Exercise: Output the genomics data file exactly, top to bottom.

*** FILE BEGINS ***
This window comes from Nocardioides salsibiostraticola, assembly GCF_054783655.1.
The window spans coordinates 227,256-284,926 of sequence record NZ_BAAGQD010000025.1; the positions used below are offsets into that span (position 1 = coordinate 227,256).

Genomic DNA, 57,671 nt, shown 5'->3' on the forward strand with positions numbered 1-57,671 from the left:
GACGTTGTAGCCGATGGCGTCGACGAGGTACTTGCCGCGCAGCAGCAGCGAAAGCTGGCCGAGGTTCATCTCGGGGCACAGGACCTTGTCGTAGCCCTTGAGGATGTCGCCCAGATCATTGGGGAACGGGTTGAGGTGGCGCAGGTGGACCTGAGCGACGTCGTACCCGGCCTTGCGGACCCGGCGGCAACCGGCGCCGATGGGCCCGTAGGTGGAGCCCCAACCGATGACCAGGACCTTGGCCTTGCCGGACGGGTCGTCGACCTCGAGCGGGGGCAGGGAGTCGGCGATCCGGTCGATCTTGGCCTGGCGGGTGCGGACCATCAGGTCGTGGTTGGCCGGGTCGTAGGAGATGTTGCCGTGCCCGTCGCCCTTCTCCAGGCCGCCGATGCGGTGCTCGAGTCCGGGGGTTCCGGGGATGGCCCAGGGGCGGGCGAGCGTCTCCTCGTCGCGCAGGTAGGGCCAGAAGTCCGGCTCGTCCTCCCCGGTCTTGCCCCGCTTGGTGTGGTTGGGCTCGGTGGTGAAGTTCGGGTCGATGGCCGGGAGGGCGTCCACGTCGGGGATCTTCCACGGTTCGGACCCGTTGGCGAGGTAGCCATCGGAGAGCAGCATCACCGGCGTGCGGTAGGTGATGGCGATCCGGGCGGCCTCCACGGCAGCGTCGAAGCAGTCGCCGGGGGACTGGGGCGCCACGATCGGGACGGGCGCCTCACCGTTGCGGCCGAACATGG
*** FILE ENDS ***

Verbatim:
This window comes from Nocardioides salsibiostraticola, assembly GCF_054783655.1.
The window spans coordinates 227,256-284,926 of sequence record NZ_BAAGQD010000025.1; the positions used below are offsets into that span (position 1 = coordinate 227,256).

Genomic DNA, 57,671 nt, shown 5'->3' on the forward strand with positions numbered 1-57,671 from the left:
GACGTTGTAGCCGATGGCGTCGACGAGGTACTTGCCGCGCAGCAGCAGCGAAAGCTGGCCGAGGTTCATCTCGGGGCACAGGACCTTGTCGTAGCCCTTGAGGATGTCGCCCAGATCATTGGGGAACGGGTTGAGGTGGCGCAGGTGGACCTGAGCGACGTCGTACCCGGCCTTGCGGACCCGGCGGCAACCGGCGCCGATGGGCCCGTAGGTGGAGCCCCAACCGATGACCAGGACCTTGGCCTTGCCGGACGGGTCGTCGACCTCGAGCGGGGGCAGGGAGTCGGCGATCCGGTCGATCTTGGCCTGGCGGGTGCGGACCATCAGGTCGTGGTTGGCCGGGTCGTAGGAGATGTTGCCGTGCCCGTCGCCCTTCTCCAGGCCGCCGATGCGGTGCTCGAGTCCGGGGGTTCCGGGGATGGCCCAGGGGCGGGCGAGCGTCTCCTCGTCGCGCAGGTAGGGCCAGAAGTCCGGCTCGTCCTCCCCGGTCTTGCCCCGCTTGGTGTGGTTGGGCTCGGTGGTGAAGTTCGGGTCGATGGCCGGGAGGGCGTCCACGTCGGGGATCTTCCACGGTTCGGACCCGTTGGCGAGGTAGCCATCGGAGAGCAGCATCACCGGCGTGCGGTAGGTGATGGCGATCCGGGCGGCCTCCACGGCAGCGTCGAAGCAGTCGCCGGGGGACTGGGGCGCCACGATCGGGACGGGCGCCTCACCGTTGCGGCCGAACATGG